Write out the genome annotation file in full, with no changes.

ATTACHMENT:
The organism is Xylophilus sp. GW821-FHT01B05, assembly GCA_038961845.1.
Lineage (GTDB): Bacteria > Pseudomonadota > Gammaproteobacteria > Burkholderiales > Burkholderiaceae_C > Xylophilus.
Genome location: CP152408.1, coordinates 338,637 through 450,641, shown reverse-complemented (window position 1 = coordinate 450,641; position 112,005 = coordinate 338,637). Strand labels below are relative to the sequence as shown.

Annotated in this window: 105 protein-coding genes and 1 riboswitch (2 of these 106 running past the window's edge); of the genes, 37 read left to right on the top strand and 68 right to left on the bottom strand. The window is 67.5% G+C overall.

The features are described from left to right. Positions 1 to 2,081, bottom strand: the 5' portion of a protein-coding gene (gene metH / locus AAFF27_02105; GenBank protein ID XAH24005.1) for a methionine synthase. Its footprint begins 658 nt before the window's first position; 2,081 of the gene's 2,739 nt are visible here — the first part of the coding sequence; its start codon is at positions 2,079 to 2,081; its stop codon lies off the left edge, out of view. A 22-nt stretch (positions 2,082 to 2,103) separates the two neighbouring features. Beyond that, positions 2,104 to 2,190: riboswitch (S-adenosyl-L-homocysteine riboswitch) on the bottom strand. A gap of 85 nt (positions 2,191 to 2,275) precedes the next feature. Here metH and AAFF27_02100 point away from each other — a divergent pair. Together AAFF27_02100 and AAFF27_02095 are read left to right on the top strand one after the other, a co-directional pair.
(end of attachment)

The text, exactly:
The organism is Xylophilus sp. GW821-FHT01B05, assembly GCA_038961845.1.
Lineage (GTDB): Bacteria > Pseudomonadota > Gammaproteobacteria > Burkholderiales > Burkholderiaceae_C > Xylophilus.
Genome location: CP152408.1, coordinates 338,637 through 450,641, shown reverse-complemented (window position 1 = coordinate 450,641; position 112,005 = coordinate 338,637). Strand labels below are relative to the sequence as shown.

Annotated in this window: 105 protein-coding genes and 1 riboswitch (2 of these 106 running past the window's edge); of the genes, 37 read left to right on the top strand and 68 right to left on the bottom strand. The window is 67.5% G+C overall.

The features are described from left to right. Positions 1 to 2,081, bottom strand: the 5' portion of a protein-coding gene (gene metH / locus AAFF27_02105; GenBank protein ID XAH24005.1) for a methionine synthase. Its footprint begins 658 nt before the window's first position; 2,081 of the gene's 2,739 nt are visible here — the first part of the coding sequence; its start codon is at positions 2,079 to 2,081; its stop codon lies off the left edge, out of view. A 22-nt stretch (positions 2,082 to 2,103) separates the two neighbouring features. Beyond that, positions 2,104 to 2,190: riboswitch (S-adenosyl-L-homocysteine riboswitch) on the bottom strand. A gap of 85 nt (positions 2,191 to 2,275) precedes the next feature. Here metH and AAFF27_02100 point away from each other — a divergent pair. Together AAFF27_02100 and AAFF27_02095 are read left to right on the top strand one after the other, a co-directional pair.